What factors shape public knowledge, attitudes, and practices of corticosteroid use in the UAE during the COVID-19 pandemic?
Zelal Kharaba 1 2 , Anan S Jarab 1 3 , Walid A Al-Qerem 4 , Yassen Alfoteih 5 6 , Mustafa Ameen Alhamaidah 7 , Diana Malaeb 8 , Mahmood Alibadah 4 , Muna Barakat 9 10 *
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1 College of Pharmacy, Al Ain University, Abu Dhabi, UNITED ARAB EMIRATES2 Faculty of Medical Sciences, Newcastle University, Newcastle, UNITED KINGDOM3 Department of Clinical Pharmacy, Faculty of Pharmacy, Jordan University of Science and Technology, Irbid, JORDAN4 Department of Pharmacy, Faculty of Pharmacy, Al-Zaytoonah University of Jordan, Amman, JORDAN5 College of Dental Surgery, City University Ajman, Ajman, UNITED ARAB EMIRATES6 College of General Education, City University Ajman, Ajman, UNITED ARAB EMIRATES7 Department of Pharmaceutical Sciences, College of Pharmacy and Health Science, Ajman University, Ajman, UNITED ARAB EMIRATES8 College of Pharmacy, Gulf Medical University, Ajman, UNITED ARAB EMIRATES9 Department of Clinical Pharmacy and Therapeutics, School of Pharmacy, Applied Science Private University, Amman, JORDAN10 MEU Research Unit, Middle East University, Amman, Jordan* Corresponding Author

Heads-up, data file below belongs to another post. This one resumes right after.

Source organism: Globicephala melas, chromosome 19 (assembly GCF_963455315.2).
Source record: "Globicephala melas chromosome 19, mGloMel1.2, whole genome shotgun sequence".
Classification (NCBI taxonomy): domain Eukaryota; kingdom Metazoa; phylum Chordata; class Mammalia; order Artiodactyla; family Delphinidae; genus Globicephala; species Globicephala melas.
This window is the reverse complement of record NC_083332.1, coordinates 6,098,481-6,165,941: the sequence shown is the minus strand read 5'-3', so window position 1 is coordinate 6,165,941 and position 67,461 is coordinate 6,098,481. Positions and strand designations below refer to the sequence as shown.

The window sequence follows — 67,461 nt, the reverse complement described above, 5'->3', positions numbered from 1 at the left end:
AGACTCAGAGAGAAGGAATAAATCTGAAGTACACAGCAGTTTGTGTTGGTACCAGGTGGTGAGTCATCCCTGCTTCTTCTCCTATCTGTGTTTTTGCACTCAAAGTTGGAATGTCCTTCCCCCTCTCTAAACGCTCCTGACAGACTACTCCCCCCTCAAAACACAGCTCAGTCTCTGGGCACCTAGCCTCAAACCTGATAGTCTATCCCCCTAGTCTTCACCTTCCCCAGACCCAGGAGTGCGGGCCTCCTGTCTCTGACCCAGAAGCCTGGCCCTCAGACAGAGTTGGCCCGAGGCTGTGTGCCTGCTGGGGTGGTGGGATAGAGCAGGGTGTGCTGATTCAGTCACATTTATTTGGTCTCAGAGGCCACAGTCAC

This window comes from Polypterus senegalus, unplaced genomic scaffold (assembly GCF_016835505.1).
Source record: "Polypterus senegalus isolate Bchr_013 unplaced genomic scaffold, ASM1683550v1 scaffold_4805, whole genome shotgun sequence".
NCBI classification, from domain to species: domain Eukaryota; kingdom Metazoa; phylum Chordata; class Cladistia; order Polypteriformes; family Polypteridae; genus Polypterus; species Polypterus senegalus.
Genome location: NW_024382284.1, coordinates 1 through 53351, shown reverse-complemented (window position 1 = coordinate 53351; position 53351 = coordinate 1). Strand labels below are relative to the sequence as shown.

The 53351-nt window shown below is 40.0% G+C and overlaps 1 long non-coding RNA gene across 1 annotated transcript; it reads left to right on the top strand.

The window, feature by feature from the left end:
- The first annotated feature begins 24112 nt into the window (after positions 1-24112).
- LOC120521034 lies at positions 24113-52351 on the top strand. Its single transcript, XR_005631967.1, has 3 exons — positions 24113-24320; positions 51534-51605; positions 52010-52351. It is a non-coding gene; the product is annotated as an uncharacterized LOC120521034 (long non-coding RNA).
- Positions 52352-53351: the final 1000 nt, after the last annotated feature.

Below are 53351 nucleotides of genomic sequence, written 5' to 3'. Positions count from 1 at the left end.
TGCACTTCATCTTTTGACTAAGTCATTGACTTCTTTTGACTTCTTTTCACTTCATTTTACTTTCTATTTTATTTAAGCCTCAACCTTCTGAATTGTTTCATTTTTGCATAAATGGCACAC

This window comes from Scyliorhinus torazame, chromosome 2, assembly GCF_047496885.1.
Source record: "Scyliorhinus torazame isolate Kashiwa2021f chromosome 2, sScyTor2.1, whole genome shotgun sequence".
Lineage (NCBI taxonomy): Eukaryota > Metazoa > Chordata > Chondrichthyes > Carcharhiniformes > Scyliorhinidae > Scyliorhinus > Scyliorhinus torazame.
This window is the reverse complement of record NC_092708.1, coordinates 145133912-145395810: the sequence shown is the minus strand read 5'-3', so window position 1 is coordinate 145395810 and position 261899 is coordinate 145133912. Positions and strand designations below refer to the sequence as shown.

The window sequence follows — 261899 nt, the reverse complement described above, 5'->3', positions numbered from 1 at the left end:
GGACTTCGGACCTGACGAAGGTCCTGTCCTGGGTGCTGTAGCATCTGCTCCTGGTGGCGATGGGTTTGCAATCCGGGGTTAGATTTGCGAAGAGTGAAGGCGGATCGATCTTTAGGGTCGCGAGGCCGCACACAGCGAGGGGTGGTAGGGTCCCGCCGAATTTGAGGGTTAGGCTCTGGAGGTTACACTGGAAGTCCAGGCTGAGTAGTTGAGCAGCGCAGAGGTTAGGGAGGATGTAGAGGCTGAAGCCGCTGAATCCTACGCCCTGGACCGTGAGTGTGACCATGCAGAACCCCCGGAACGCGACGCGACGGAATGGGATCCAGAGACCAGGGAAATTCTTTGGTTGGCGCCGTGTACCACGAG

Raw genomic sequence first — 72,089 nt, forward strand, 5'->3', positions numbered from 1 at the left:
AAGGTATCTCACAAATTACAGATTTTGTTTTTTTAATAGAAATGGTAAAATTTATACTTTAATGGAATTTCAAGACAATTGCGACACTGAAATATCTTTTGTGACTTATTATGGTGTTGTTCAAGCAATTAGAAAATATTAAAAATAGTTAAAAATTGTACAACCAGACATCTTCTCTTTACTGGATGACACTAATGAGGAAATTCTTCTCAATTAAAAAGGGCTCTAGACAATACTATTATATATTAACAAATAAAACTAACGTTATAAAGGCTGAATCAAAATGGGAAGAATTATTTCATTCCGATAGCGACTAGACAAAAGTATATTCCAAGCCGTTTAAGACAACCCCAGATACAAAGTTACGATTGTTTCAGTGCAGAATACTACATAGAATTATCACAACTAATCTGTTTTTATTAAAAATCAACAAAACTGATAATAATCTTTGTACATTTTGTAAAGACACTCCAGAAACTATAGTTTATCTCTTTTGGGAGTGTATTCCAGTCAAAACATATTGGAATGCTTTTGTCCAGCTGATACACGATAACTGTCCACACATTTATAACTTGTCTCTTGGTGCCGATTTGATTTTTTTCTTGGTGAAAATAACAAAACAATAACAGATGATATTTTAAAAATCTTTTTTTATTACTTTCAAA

Background: Corticosteroid therapy has been associated with detrimental consequences such as cardiovascular problems and immunosuppression.
Aims & objectives: This study aimed to assess the public knowledge, attitudes, and practice surrounding the use of corticosteroids in the United Arab Emirates (UAE) during the COVID-19 pandemic.
Methods: This was a cross-sectional study carried out among the general population of the UAE from March to July 2022. A self-administered online survey was used, which included questions about participants’ socio-demographics, health status, and knowledge regarding corticosteroids. Eligibility criteria included participants aged>18 years or older and could read and respond to the questionnaire.
Results: The study involved 583 participants, where the majority were mostly males living in urban areas. Nearly half had a bachelor’s degree, and 36.9% worked in the health sector. Around 55.0% of the participants had a high level of knowledge about corticosteroids, while more than half had a negative attitude towards them. The most frequently reported reason for using corticosteroids was dermatological diseases. Males with lower education levels, and who had not been infected with COVID-19 had lower odds of having a high level of knowledge about corticosteroids. Furthermore, older participants and those with a lower education level had a more negative attitude towards corticosteroids.
Conclusions: This study showed gaps in knowledge and unfavorable attitude toward use of corticosteroids. Age, gender, working field, education level, residential area, having a chronic disease, being infected with COVID-19, and knowledge level were significantly associated with knowledge, attitude, and/or practice of corticosteroid use.


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Article Type: Original Article

ELECTRON J GEN MED, Volume 21, Issue 1, February 2024, Article No: em559


Publication date: 01 Jan 2024

Online publication date: 14 Dec 2023

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